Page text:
Hi, Chris before diagnosing any brake light issue always check the bulb and fuse first for integrity a brake light staying on is usually caused by the front brake light switch, which is mechanical, not disengaging. On early models moving the throttle control housing closer to the front brake master cylinder is the main fix. On late models, the switch gets tweaked and needs to be realigned. A brake light that does not come on when the brake lever is applied can be caused by a faulty switch or no continuity in the wiring at the switch. The rear brake light switch is hydraulic and it is extremely rare to malfunction in a closed circuit condition causing the brake light to stay on. Usually, rear brake light switch issues are caused by no brake pedal free play or a sticky rear master cylinder piston. A brake light that does not come on when the rear brake pedal is depressed can be caused by a faulty switch, air contamination in the brake line, or no continuity in the wiring at the switch. Finally, most tail light wiring harnesses run under the rear fender held in place by spot welded clips. Worn out rear shocks or lowered suspension can bottom out causing the rear tire to come in contact with the wiring harness, rubbing the insulation off, exposing the bare metal inner core, allowing it to break or short out.
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Hi, Mathewkaras belt squeaking or chirping or buzzing or zinging are sounds that make up the orchestra of "Belt Music" these noises are caused by a variety of conditions that can usually be corrected ie. belt tension too loose, swing arm alignment no true, warped or loose sprockets and bent sprocket guards, but the majority of music is mainly caused by miles and miles of heat build-up from the engine, transmission, and sprockets transferring that heat to the drive belt, and over time the sides of the belt will become crystallized/glazed into a finish that is harder than "Chicken Lips" and everyone knows that "Chicken Lips" are harder than diamonds. This is the reason your brakes squeak. There are many home remedies out there, fan belt spray, rubbing a bar of soap on the sides, Dupont Teflon Lubricant, grease, silicone spray, WD-40 etc. etc. these are no more than Band-Aids and the noise just comes back in a couple of days, You must remove the "Chicken Lips" The first and most important thing you can do are align the belt in the sprockets so that it tracks dead center not rubbing up against the sprocket guard this may require using shims on the front and rear sprockets, while the belt is off, check the teeth for being broken-cracked-missing, check the sprockets for having square teeth instead of rounded teeth, if any of these conditions exist, replace the belt and both sprockets. If everything looks ok then place the belt on its side and with a drill or die grinder install a 2-3 inch velcro sanding pad with a Scotch Brite disc, gently dust both sides of the belt to remove the shiny crystallized glaze the surface will become dull once the fresh material is exposed. Reinstall the shimmed sprockets and reconditioned belt and adjust the tension with no rider on board to 5/16-3/8" up and down with 10lbs. of force, I have had excellent results with this method and it is cheaper than buying a $300 new belt. Again the key to this procedure is "BELT ALIGNMENT" you need to keep the sides of the belt away from the sprocket guards.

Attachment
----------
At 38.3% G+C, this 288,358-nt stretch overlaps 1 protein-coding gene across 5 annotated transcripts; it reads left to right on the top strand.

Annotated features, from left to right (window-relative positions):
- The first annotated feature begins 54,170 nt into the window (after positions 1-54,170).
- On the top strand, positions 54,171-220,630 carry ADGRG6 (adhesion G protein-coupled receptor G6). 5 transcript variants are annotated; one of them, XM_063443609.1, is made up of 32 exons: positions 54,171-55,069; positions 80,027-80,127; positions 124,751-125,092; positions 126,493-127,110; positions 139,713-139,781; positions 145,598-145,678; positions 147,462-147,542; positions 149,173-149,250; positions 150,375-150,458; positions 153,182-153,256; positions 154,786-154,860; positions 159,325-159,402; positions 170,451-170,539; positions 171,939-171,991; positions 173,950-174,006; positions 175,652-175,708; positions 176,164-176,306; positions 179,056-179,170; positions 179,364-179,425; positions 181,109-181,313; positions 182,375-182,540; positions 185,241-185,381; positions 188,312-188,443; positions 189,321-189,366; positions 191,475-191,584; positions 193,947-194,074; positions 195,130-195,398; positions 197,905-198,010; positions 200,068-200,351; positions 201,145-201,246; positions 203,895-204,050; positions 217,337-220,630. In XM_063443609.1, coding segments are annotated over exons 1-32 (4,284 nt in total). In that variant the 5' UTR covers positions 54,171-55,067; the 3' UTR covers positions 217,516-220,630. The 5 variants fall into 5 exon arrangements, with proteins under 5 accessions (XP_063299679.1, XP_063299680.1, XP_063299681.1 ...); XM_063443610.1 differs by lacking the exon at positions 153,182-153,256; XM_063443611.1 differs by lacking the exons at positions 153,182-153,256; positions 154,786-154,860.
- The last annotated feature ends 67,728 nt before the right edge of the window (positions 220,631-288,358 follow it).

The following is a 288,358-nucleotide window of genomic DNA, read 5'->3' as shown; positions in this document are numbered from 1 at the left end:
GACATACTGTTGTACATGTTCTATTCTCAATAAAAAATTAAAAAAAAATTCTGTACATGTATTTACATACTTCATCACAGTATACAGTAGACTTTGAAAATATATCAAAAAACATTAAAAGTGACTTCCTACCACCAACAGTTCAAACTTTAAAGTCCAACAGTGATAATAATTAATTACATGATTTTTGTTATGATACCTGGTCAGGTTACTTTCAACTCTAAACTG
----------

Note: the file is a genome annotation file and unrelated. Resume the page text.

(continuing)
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knocking increases with engine speed ...check for worn wrist pin to piston clearance,rod bottom bearing clearance, very unlikely the timing chain has any kinks with a chain tensioner set properly...a loose chain could make some noise so check the tension setting